Summers in the Arctic may be ice-free in as few as 30 years, not at the end of the century as previously expected. The updated forecast is the result of a new analysis of computer models coupled with the most recent summer ice measurements.
“The Arctic is changing faster than anticipated,” said James Overland, an oceanographer at NOAA’s Pacific Marine Environmental Laboratory and co-author of the study, which will appear April 3 in Geophysical Research Letters. “It’s a combination of natural variability, along with warmer air and sea conditions caused by increased greenhouse gases.” …
Geophysical Research Letters: A sea ice free summer Arctic within 30 years? Geophys. Res. Lett., 36, L07502, doi:10.1029/2009GL037820.
September 2008 followed 2007 as the second sequential year with an extreme summer Arctic sea ice extent minimum. Although such a sea ice loss was not indicated until much later in the century in the Intergovernmental Panel on Climate Change 4th Assessment Report, many models show an accelerating decline in the summer minimum sea ice extent during the 21st century. Using the observed 2007/2008 September sea ice extents as a starting point, we predict an expected value for a nearly sea ice free Arctic in September by the year 2037. The first quartile of the distribution for the timing of September sea ice loss will be reached by 2028. Our analysis is based on projections from six IPCC models, selected subject to an observational constraints. Uncertainty in the timing of a sea ice free Arctic in September is determined based on both within-model contributions from natural variability and between-model differences
On January 1, 2009, an article by Michael Asher entitled “Sea Ice Ends Year at Same Level as 1979” appeared on the Daily Tech website. We have received many requests for confirmation and clarification on this article from media outlets and interested individuals regarding the current state of the cryosphere as it relates to climate change and/or global warming.
One important detail about the article in the Daily Tech is that the author is comparing the GLOBAL sea ice area from December 31, 2008 to same variable for December 31, 1979. In the context of climate change, GLOBAL sea ice area may not be the most relevant indicator. Almost all global climate models project a decrease in the Northern Hemisphere sea ice area over the next several decades under increasing greenhouse gas scenarios. But, the same model responses of the Southern Hemisphere sea ice are less certain. In fact, there have been some recent studies suggesting the amount of sea ice in the Southern Hemisphere may initially increase as a response to atmospheric warming through increased evaporation and subsequent snowfall onto the sea ice. (Details: Warmer Air May Cause Increased Antarctic Sea Ice Cover)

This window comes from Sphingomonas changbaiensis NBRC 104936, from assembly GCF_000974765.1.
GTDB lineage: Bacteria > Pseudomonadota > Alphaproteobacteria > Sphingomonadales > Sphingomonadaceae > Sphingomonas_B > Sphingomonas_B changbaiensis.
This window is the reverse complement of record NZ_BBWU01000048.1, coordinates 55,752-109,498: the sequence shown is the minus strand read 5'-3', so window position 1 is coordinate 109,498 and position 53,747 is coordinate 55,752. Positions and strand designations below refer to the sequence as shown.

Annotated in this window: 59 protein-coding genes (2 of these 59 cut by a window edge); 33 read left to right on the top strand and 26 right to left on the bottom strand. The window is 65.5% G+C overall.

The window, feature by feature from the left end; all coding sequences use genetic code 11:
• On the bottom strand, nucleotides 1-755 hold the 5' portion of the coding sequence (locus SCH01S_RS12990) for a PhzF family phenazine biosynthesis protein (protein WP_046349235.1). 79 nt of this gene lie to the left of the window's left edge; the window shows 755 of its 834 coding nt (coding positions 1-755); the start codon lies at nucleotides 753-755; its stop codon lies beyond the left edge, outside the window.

The “National Snow and Ice Data Center (NSIDC)” has regularly-updated “Arctic Sea Ice News and Analysis” here.
The NSIDC has a good introduction to the science concerning sea ice at their “Education Center”, here.
The NSIDC has a good introduction to the science concerning sea ice at their “Education Center”, here.
PNAS: Nonlinear threshold behavior during the loss of Arctic sea ice
In light of the rapid recent retreat of Arctic sea ice, a number of studies have discussed the possibility of a critical threshold (or “tipping point”) beyond which the ice–albedo feedback causes the ice cover to melt away in an irreversible process. The focus has typically been centered on the annual minimum (September) ice cover, which is often seen as particularly susceptible to destabilization by the ice–albedo feedback. Here, we examine the central physical processes associated with the transition from ice-covered to ice-free Arctic Ocean conditions. We show that although the ice–albedo feedback promotes the existence of multiple ice-cover states, the stabilizing thermodynamic effects of sea ice mitigate this when the Arctic Ocean is ice covered during a sufficiently large fraction of the year. These results suggest that critical threshold behavior is unlikely during the approach from current perennial sea-ice conditions to seasonally ice-free conditions. In a further warmed climate, however, we find that a critical threshold associated with the sudden loss of the remaining wintertime-only sea ice cover may be likely.